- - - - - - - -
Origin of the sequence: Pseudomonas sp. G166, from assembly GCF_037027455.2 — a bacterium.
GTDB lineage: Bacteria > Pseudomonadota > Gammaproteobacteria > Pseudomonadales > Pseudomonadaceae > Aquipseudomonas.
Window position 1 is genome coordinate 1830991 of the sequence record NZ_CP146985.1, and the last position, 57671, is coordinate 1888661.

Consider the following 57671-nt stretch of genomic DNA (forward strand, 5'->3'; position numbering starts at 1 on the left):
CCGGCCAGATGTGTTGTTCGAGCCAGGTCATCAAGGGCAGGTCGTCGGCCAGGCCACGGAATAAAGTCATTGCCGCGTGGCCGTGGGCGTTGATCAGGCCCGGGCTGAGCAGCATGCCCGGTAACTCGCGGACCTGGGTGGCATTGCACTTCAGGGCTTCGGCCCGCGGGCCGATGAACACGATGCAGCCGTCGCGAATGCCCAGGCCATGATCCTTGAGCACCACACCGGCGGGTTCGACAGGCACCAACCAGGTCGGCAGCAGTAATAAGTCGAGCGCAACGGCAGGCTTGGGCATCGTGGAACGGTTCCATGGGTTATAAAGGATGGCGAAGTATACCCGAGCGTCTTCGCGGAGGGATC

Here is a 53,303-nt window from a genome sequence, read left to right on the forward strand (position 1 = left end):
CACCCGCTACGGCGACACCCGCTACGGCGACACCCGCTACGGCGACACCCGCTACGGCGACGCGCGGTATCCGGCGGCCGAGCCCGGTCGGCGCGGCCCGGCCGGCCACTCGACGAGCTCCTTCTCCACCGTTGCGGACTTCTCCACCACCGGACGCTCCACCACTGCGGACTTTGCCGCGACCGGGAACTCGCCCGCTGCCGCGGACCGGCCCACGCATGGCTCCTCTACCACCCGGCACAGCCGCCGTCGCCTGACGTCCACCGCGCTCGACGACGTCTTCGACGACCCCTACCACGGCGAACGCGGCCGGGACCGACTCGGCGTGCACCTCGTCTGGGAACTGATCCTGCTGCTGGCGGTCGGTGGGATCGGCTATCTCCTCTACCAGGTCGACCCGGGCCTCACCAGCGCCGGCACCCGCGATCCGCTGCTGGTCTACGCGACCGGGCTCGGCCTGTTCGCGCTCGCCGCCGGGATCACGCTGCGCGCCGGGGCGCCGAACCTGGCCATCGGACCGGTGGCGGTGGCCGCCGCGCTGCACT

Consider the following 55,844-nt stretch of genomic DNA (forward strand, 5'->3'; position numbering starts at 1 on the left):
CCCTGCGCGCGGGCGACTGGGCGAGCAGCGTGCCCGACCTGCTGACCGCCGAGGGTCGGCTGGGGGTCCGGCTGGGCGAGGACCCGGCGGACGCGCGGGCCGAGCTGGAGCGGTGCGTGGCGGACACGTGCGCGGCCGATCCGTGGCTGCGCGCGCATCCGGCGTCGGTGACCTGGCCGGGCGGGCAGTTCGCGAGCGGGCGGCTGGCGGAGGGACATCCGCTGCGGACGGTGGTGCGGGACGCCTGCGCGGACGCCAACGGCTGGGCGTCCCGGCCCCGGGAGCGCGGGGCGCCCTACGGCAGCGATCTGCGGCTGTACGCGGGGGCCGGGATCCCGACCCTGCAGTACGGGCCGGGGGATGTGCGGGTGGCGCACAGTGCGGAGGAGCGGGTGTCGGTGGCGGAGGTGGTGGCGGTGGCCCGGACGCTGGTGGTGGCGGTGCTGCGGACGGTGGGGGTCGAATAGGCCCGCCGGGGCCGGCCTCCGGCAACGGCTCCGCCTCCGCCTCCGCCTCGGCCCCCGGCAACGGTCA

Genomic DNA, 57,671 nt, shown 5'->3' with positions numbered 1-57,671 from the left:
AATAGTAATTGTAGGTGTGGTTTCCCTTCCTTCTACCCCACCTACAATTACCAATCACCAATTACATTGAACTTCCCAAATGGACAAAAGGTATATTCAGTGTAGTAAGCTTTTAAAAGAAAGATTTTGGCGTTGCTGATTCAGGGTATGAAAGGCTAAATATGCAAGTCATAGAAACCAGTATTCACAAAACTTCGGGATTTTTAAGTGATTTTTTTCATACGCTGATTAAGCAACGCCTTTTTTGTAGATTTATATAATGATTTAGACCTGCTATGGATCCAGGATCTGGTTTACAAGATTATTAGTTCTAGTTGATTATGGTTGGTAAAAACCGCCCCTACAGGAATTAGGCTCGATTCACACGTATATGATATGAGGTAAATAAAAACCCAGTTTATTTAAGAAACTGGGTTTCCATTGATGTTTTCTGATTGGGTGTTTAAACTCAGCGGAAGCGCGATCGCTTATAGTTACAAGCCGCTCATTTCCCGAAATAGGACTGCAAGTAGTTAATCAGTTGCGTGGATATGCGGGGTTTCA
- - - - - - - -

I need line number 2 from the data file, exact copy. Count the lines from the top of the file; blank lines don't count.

GTDB lineage: Bacteria > Pseudomonadota > Gammaproteobacteria > Pseudomonadales > Pseudomonadaceae > Aquipseudomonas.